What is Lean? “Lean” is just one name for a concoction that is known by many others, such as “sizzurp”, “purp”, and “purple drank”. It is often purple in color, and leads to euphoric feelings.
Lean was first created in the 1960s, in Texas. It has become popular largely because of its use by a few musical artists in the “gangster rap” genre, some of whom have died or become seriously ill. The drink is still popular (especially with teenagers and young people) in Texas, and is prevalent in Florida as well. A Drug Enforcement Agency report from 2011 indicated that as many as 2.9% of kids in eighth grade, 4.3% of kids in tenth grade, and 5% of kids in twelfth grade have taken cold and cough medicines in order to get high.
People making this street drug mix liquid codeine (in cough syrup, often prescription strength) and a drug called promethazine (a prescription strength anti-nausea medication) together with a soft drink like Sprite or Mountain Dew. Most often, a Jolly Rancher candy is added for sweetness.
Is Lean Bad For You?
The short answer is yes. Considering the mixture of ingredients found in this drink, it shouldn’t come as a surprise to find that Lean is very bad for you. In fact, it is positively dangerous. It is also highly addictive.
Lean Side Effects
Codeine, an opiate, has an effect on the body that is somewhat like that of morphine or heroin, both extremely addictive and dangerous drugs. It is used in prescription cough medicine as a cough suppressant and pain reliever. One factor that makes Lean dangerous is the fact that codeine and promethazine both depress the central nervous system (CNS), slowing down and potentially stopping vital bodily functions, such as breathing. It is dangerous to mix the two drugs, and doctors do so only when absolutely necessary and with careful monitoring.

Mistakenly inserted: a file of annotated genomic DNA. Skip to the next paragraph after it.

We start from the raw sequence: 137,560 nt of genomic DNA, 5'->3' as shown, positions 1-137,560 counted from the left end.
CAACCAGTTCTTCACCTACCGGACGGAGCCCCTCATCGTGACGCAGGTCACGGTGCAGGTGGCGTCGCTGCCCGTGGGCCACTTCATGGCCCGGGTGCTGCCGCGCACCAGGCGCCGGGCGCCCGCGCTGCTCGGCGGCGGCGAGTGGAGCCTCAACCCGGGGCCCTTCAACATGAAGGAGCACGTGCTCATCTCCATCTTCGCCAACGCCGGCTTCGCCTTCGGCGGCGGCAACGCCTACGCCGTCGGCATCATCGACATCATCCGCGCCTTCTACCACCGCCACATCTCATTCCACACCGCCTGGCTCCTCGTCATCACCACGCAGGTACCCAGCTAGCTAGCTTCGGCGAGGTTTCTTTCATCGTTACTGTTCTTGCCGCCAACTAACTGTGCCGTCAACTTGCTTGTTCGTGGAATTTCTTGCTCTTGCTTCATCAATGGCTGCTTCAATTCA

The fact that Lean is such a sweet drink means that people are more prone than otherwise to drink it in large amounts. This makes it even more potentially deadly. Neuroleptic malignant syndrome (NMS) is a neurological condition frequently caused by Lean. This condition involves symptoms such as clouded thinking, hyperthermia, seizures, sweating, stiff muscles, and rapid heart rate, and it can lead to death. It is more serious than otherwise if one has a condition such as sleep apnea or asthma.
Lean can cause a variety of short-term symptoms such as those listed earlier as well as hallucination, slumping over, slowed breathing, and itching. The drink’s long-term effects can include neurological damage causing seizures, and, of course, addiction. Lean can also lead to memory problems, and is even linked to urinary tract infections, weight gain, constipation, and dental decay. Overall, Lean is extremely destructive to one’s general health and well-being.
The dangerous effects of Lean are made even more potent when the drink is mixed with alcohol or additional sedative drugs. As discussed earlier, however, Lean on its own can cause a wide variety of medical concerns that can lead to death. It has been documented to cause automobile accidents. One story is that of a young man called Terrence Kiel, who drank Lean before driving and drove the wrong way as a result. He ended up crashing and rolling down a hill, and he was ejected from the car.